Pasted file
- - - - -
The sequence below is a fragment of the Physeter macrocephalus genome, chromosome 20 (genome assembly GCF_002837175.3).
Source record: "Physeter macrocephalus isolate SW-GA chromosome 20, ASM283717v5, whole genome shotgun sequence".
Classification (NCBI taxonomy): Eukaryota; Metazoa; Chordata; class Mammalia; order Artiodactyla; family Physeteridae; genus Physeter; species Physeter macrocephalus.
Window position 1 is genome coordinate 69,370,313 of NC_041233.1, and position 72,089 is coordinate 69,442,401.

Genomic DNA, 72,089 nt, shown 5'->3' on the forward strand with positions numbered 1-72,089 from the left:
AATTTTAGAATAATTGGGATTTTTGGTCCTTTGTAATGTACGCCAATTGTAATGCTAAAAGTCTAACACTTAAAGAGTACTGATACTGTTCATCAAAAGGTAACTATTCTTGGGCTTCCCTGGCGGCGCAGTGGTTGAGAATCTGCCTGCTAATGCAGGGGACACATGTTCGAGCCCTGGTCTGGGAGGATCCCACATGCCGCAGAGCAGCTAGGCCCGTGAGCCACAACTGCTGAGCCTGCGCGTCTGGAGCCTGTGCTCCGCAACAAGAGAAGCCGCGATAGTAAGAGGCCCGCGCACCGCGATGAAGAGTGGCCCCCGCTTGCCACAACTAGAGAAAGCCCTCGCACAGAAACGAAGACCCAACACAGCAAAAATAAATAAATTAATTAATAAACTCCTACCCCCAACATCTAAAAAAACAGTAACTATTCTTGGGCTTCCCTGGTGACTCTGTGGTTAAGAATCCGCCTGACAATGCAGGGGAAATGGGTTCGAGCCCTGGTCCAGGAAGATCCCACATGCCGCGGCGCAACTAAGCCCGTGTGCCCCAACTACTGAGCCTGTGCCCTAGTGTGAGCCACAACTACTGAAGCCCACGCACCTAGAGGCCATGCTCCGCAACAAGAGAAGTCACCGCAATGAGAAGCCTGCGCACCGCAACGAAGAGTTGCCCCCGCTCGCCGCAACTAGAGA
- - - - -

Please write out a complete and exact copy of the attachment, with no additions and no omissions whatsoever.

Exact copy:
The sequence below is a fragment of the Physeter macrocephalus genome, chromosome 20 (genome assembly GCF_002837175.3).
Source record: "Physeter macrocephalus isolate SW-GA chromosome 20, ASM283717v5, whole genome shotgun sequence".
Classification (NCBI taxonomy): Eukaryota; Metazoa; Chordata; class Mammalia; order Artiodactyla; family Physeteridae; genus Physeter; species Physeter macrocephalus.
Window position 1 is genome coordinate 69,370,313 of NC_041233.1, and position 72,089 is coordinate 69,442,401.

Genomic DNA, 72,089 nt, shown 5'->3' on the forward strand with positions numbered 1-72,089 from the left:
AATTTTAGAATAATTGGGATTTTTGGTCCTTTGTAATGTACGCCAATTGTAATGCTAAAAGTCTAACACTTAAAGAGTACTGATACTGTTCATCAAAAGGTAACTATTCTTGGGCTTCCCTGGCGGCGCAGTGGTTGAGAATCTGCCTGCTAATGCAGGGGACACATGTTCGAGCCCTGGTCTGGGAGGATCCCACATGCCGCAGAGCAGCTAGGCCCGTGAGCCACAACTGCTGAGCCTGCGCGTCTGGAGCCTGTGCTCCGCAACAAGAGAAGCCGCGATAGTAAGAGGCCCGCGCACCGCGATGAAGAGTGGCCCCCGCTTGCCACAACTAGAGAAAGCCCTCGCACAGAAACGAAGACCCAACACAGCAAAAATAAATAAATTAATTAATAAACTCCTACCCCCAACATCTAAAAAAACAGTAACTATTCTTGGGCTTCCCTGGTGACTCTGTGGTTAAGAATCCGCCTGACAATGCAGGGGAAATGGGTTCGAGCCCTGGTCCAGGAAGATCCCACATGCCGCGGCGCAACTAAGCCCGTGTGCCCCAACTACTGAGCCTGTGCCCTAGTGTGAGCCACAACTACTGAAGCCCACGCACCTAGAGGCCATGCTCCGCAACAAGAGAAGTCACCGCAATGAGAAGCCTGCGCACCGCAACGAAGAGTTGCCCCCGCTCGCCGCAACTAGAGA